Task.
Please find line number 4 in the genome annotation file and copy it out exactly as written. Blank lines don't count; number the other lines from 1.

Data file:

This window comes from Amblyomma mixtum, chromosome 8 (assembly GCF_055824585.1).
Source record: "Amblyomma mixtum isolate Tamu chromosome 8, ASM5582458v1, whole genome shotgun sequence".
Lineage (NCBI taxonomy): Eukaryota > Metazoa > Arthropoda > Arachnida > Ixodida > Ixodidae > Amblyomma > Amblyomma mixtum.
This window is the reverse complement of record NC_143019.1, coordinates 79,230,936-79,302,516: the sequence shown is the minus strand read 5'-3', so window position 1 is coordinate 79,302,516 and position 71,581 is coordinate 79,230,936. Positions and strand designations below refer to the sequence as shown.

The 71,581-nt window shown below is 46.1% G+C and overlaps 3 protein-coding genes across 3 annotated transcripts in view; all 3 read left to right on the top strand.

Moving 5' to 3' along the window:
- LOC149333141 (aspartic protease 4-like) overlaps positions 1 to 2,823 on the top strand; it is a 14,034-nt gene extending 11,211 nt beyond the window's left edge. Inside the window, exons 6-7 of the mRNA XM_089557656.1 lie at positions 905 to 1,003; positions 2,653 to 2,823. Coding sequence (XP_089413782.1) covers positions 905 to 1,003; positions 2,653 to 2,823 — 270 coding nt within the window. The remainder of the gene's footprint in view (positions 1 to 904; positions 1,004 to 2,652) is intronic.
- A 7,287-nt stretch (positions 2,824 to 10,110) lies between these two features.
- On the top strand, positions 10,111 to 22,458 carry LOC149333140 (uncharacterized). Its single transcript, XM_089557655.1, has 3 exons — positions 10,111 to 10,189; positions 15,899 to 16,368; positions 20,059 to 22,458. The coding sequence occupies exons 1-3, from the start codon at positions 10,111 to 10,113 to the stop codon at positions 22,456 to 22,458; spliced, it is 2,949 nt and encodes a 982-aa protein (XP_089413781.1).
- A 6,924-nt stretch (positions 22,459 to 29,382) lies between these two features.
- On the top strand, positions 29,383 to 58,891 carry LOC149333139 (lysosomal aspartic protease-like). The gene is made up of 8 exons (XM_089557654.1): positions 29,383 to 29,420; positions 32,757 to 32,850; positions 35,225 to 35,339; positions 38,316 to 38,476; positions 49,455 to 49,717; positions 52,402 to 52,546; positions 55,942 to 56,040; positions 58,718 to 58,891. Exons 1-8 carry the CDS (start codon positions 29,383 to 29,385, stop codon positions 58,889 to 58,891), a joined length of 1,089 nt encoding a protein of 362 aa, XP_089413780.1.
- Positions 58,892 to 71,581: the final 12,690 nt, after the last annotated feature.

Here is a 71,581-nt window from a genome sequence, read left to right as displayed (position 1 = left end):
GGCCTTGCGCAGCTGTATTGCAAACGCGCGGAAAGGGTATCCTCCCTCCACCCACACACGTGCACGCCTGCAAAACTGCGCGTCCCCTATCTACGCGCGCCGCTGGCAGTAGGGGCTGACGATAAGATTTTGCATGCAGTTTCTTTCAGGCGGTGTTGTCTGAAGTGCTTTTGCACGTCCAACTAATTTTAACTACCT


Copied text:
This window is the reverse complement of record NC_143019.1, coordinates 79,230,936-79,302,516: the sequence shown is the minus strand read 5'-3', so window position 1 is coordinate 79,302,516 and position 71,581 is coordinate 79,230,936. Positions and strand designations below refer to the sequence as shown.